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BlackCat Ransomware Gang Targeting Unpatched Microsoft Exchange Servers

This week, Microsoft warned that the BlackCat ransomware group, also known as AlphV, are leveraging exploits for unpatched Exchange server vulnerabilities to access victim networks. BlackCat was first seen in November 2021 when at the time, it was one of the only ransomware groups utilizing the Rust programing language. They likely are the pioneers of ransomware groups using uncommon programming languages to evade detection. In a report published by Microsoft, a representative stated, “In another incident we observed, we found that a ransomware affiliate gained initial access to the environment via an internet-facing Remote Desktop server using compromised credentials to sign in,” the researchers said, pointing out how “no two BlackCat ‘lives’ or deployments might look the same.” Ransomware attacks continue to be extremely lucrative for criminal gangs and therefore the ransomware ecosystem continues to group, become more efficient, and evolve with each attack. Microsoft believes several ransomware gangs have started distributing BlackCat, such as Hive, Conti, REvil, and LockBit. According to the FBI, BlackCat ransomware attacks have victimized at least 60 entities worldwide as of March 2022.

Analyst Notes

Organizations that are victims of ransomware attacks should seek professional help from incident response and data recovery service providers and should report the incident to law enforcement. Organizations should also initiate proactive measures to ensure they are protected from ransomware. To protect against ransomware attacks, organizations should:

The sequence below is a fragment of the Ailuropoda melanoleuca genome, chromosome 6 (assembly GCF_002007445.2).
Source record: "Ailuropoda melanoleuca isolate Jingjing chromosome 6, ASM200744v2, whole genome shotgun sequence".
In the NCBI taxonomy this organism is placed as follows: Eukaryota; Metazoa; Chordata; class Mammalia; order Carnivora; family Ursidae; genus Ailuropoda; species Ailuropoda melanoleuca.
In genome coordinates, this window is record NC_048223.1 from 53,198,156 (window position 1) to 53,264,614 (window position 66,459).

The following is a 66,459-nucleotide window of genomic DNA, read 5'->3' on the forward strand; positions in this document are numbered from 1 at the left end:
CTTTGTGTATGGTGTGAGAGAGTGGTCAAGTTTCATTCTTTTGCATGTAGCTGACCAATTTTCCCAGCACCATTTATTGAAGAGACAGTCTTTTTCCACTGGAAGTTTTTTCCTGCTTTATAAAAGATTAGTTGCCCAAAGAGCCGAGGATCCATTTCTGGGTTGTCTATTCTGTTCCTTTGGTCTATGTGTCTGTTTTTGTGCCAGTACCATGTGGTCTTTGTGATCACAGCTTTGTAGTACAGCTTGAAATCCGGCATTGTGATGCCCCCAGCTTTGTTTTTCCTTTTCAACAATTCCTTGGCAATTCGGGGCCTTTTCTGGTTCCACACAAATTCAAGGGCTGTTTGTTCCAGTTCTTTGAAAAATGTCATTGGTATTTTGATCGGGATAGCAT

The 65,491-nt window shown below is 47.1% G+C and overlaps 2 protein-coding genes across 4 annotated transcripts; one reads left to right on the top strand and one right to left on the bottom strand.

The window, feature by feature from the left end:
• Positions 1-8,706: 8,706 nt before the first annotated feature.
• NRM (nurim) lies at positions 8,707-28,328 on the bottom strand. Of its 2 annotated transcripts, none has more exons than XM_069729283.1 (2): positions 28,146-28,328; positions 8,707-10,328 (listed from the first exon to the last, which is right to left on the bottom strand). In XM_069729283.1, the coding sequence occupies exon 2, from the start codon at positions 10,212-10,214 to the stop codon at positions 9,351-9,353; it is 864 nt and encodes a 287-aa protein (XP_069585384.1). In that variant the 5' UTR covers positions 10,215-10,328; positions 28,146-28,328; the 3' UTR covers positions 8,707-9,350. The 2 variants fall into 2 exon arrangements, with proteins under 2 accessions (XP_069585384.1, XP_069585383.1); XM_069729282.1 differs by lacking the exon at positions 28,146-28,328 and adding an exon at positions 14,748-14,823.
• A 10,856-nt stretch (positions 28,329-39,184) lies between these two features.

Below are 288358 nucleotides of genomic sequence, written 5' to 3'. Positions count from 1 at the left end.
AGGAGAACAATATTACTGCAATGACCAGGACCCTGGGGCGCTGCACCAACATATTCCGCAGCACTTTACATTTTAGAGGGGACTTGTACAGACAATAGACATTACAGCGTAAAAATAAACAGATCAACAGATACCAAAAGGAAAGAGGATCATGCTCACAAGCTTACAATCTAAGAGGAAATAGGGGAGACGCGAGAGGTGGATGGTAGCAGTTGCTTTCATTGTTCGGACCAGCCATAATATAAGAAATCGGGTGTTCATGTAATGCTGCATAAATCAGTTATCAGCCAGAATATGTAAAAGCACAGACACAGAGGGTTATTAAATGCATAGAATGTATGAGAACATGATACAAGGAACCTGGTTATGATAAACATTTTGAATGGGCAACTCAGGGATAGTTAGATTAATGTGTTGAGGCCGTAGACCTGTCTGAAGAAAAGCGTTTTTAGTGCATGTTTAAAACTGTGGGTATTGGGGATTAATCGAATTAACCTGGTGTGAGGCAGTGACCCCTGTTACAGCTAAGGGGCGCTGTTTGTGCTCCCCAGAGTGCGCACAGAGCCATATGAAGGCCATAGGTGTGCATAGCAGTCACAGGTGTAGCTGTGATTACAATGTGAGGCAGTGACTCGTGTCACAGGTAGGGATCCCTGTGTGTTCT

• Regularly back up data, air gap, and password protect backup copies offline.
• Ensure copies of critical data are not accessible for modification or deletion from the system where the data resides.
• Implement network segmentation.
• Implement a recovery plan to maintain and retain multiple copies of sensitive or proprietary data and servers in a physically separate, segmented, secure location (i.e., hard drive, storage device, the cloud).
• Install updates/patch operating systems, software, and firmware as soon as practical after they are released.
• Implement monitoring of security events on employee workstations and servers, with a 24/7 Security Operations Center to detect threats and respond quickly.
• Use multifactor authentication where possible.
• Use strong passwords and regularly change passwords to network systems and accounts, implementing the shortest acceptable timeframe for password changes.
• Avoid reusing passwords for multiple accounts.
• Focus on cyber security awareness and training.